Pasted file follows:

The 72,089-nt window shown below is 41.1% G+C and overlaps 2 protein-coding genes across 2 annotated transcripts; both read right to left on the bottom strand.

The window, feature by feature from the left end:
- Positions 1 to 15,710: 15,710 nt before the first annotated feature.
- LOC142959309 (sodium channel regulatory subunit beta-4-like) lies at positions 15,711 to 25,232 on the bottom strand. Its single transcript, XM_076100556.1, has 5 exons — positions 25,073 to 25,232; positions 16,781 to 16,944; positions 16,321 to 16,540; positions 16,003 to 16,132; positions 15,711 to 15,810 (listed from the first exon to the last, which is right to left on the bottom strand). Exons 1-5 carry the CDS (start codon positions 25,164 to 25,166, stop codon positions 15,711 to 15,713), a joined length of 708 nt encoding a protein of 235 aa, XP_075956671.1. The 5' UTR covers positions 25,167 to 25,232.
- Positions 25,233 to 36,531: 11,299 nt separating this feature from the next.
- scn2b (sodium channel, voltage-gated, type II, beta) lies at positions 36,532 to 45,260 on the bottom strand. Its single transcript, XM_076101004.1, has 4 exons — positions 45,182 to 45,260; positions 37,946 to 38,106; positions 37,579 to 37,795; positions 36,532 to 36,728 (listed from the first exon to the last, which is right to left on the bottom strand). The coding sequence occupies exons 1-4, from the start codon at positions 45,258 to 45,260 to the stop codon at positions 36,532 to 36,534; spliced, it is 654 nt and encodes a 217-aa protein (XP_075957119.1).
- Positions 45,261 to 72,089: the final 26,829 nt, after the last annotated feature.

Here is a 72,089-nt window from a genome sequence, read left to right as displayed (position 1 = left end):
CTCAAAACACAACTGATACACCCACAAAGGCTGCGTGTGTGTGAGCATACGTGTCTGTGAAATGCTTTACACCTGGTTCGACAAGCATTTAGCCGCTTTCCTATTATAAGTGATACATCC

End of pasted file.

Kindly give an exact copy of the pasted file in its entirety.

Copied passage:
The 72,089-nt window shown below is 41.1% G+C and overlaps 2 protein-coding genes across 2 annotated transcripts; both read right to left on the bottom strand.

The window, feature by feature from the left end:
- Positions 1 to 15,710: 15,710 nt before the first annotated feature.
- LOC142959309 (sodium channel regulatory subunit beta-4-like) lies at positions 15,711 to 25,232 on the bottom strand. Its single transcript, XM_076100556.1, has 5 exons — positions 25,073 to 25,232; positions 16,781 to 16,944; positions 16,321 to 16,540; positions 16,003 to 16,132; positions 15,711 to 15,810 (listed from the first exon to the last, which is right to left on the bottom strand). Exons 1-5 carry the CDS (start codon positions 25,164 to 25,166, stop codon positions 15,711 to 15,713), a joined length of 708 nt encoding a protein of 235 aa, XP_075956671.1. The 5' UTR covers positions 25,167 to 25,232.
- Positions 25,233 to 36,531: 11,299 nt separating this feature from the next.
- scn2b (sodium channel, voltage-gated, type II, beta) lies at positions 36,532 to 45,260 on the bottom strand. Its single transcript, XM_076101004.1, has 4 exons — positions 45,182 to 45,260; positions 37,946 to 38,106; positions 37,579 to 37,795; positions 36,532 to 36,728 (listed from the first exon to the last, which is right to left on the bottom strand). The coding sequence occupies exons 1-4, from the start codon at positions 45,258 to 45,260 to the stop codon at positions 36,532 to 36,534; spliced, it is 654 nt and encodes a 217-aa protein (XP_075957119.1).
- Positions 45,261 to 72,089: the final 26,829 nt, after the last annotated feature.

Here is a 72,089-nt window from a genome sequence, read left to right as displayed (position 1 = left end):
CTCAAAACACAACTGATACACCCACAAAGGCTGCGTGTGTGTGAGCATACGTGTCTGTGAAATGCTTTACACCTGGTTCGACAAGCATTTAGCCGCTTTCCTATTATAAGTGATACATCC